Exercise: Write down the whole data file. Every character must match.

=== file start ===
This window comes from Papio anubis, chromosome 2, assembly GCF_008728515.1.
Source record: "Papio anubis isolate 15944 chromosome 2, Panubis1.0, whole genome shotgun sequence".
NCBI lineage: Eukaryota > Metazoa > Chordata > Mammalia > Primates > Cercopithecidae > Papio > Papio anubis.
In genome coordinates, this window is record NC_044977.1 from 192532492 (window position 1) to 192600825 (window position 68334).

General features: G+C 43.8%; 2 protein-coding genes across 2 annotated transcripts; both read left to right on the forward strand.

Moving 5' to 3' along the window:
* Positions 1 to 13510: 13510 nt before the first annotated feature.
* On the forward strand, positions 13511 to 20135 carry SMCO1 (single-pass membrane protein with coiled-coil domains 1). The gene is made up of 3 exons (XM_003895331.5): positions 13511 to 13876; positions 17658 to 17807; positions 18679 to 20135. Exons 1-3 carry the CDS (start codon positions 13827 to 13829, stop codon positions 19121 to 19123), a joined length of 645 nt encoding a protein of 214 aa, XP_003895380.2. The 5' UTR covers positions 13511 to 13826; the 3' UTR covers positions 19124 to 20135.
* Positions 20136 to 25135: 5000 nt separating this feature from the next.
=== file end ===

This window comes from Papio anubis, chromosome 2, assembly GCF_008728515.1.
Source record: "Papio anubis isolate 15944 chromosome 2, Panubis1.0, whole genome shotgun sequence".
NCBI lineage: Eukaryota > Metazoa > Chordata > Mammalia > Primates > Cercopithecidae > Papio > Papio anubis.
In genome coordinates, this window is record NC_044977.1 from 192532492 (window position 1) to 192600825 (window position 68334).

General features: G+C 43.8%; 2 protein-coding genes across 2 annotated transcripts; both read left to right on the forward strand.

Moving 5' to 3' along the window:
* Positions 1 to 13510: 13510 nt before the first annotated feature.
* On the forward strand, positions 13511 to 20135 carry SMCO1 (single-pass membrane protein with coiled-coil domains 1). The gene is made up of 3 exons (XM_003895331.5): positions 13511 to 13876; positions 17658 to 17807; positions 18679 to 20135. Exons 1-3 carry the CDS (start codon positions 13827 to 13829, stop codon positions 19121 to 19123), a joined length of 645 nt encoding a protein of 214 aa, XP_003895380.2. The 5' UTR covers positions 13511 to 13826; the 3' UTR covers positions 19124 to 20135.
* Positions 20136 to 25135: 5000 nt separating this feature from the next.